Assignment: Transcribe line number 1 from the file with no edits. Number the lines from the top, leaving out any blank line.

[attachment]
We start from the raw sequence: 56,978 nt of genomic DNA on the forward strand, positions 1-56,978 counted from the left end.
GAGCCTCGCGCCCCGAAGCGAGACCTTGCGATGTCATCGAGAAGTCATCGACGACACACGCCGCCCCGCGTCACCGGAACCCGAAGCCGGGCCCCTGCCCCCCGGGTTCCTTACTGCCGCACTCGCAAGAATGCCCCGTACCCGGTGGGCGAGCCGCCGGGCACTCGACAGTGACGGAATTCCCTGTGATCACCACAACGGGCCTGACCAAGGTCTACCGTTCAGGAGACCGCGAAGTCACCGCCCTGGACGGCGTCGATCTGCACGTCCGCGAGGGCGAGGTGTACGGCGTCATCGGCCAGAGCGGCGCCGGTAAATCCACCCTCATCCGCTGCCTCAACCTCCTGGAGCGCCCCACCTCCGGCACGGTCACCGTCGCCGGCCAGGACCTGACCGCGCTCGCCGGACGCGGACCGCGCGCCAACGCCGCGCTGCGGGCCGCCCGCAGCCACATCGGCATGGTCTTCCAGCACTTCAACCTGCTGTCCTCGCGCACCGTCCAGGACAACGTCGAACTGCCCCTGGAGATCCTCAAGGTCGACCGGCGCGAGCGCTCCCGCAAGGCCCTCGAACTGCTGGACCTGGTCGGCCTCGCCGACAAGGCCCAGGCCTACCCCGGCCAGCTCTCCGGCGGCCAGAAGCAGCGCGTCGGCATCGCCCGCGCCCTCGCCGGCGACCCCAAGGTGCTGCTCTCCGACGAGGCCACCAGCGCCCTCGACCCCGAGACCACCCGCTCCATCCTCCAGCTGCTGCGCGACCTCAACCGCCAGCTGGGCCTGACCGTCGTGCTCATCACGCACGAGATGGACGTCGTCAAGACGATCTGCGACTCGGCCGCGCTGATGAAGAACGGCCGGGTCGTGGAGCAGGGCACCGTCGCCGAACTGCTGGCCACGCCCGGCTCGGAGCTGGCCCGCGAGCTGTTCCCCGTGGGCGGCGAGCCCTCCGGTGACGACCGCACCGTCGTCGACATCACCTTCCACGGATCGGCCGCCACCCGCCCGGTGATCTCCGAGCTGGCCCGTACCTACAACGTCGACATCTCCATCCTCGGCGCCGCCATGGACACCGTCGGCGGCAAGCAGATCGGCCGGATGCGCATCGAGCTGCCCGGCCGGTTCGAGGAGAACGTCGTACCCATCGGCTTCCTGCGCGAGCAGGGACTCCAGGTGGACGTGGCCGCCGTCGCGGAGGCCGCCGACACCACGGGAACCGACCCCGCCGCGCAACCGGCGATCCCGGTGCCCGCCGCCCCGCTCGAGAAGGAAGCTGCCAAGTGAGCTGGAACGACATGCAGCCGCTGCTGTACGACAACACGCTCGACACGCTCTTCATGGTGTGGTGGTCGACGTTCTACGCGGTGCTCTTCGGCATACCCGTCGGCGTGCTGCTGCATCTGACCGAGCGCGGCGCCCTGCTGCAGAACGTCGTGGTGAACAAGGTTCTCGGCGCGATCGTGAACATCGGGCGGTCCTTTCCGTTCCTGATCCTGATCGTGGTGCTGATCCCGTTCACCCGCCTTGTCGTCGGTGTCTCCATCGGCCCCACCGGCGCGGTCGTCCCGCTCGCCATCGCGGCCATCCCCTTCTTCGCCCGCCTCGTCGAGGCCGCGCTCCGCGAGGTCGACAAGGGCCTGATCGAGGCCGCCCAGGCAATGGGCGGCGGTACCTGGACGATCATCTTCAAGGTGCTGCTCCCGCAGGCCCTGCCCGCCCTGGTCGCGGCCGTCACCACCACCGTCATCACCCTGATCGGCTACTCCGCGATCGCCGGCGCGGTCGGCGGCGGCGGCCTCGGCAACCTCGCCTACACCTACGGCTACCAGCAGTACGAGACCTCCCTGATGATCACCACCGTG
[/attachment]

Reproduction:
We start from the raw sequence: 56,978 nt of genomic DNA on the forward strand, positions 1-56,978 counted from the left end.